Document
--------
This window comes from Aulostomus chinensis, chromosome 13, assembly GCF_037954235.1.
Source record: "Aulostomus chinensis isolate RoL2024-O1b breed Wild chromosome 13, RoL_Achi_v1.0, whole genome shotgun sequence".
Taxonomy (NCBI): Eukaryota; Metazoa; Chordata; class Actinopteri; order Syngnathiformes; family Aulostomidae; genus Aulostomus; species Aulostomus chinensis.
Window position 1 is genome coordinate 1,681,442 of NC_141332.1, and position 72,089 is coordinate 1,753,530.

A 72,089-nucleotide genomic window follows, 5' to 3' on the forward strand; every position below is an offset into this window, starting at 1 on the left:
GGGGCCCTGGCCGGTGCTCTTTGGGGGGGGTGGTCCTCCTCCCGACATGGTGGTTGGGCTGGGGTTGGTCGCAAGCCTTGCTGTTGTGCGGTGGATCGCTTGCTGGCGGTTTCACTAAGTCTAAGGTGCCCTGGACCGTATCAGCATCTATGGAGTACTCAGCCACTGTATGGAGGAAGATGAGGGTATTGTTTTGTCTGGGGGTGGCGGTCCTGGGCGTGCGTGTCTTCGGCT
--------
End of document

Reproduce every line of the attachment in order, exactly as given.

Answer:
This window comes from Aulostomus chinensis, chromosome 13, assembly GCF_037954235.1.
Source record: "Aulostomus chinensis isolate RoL2024-O1b breed Wild chromosome 13, RoL_Achi_v1.0, whole genome shotgun sequence".
Taxonomy (NCBI): Eukaryota; Metazoa; Chordata; class Actinopteri; order Syngnathiformes; family Aulostomidae; genus Aulostomus; species Aulostomus chinensis.
Window position 1 is genome coordinate 1,681,442 of NC_141332.1, and position 72,089 is coordinate 1,753,530.

A 72,089-nucleotide genomic window follows, 5' to 3' on the forward strand; every position below is an offset into this window, starting at 1 on the left:
GGGGCCCTGGCCGGTGCTCTTTGGGGGGGGTGGTCCTCCTCCCGACATGGTGGTTGGGCTGGGGTTGGTCGCAAGCCTTGCTGTTGTGCGGTGGATCGCTTGCTGGCGGTTTCACTAAGTCTAAGGTGCCCTGGACCGTATCAGCATCTATGGAGTACTCAGCCACTGTATGGAGGAAGATGAGGGTATTGTTTTGTCTGGGGGTGGCGGTCCTGGGCGTGCGTGTCTTCGGCT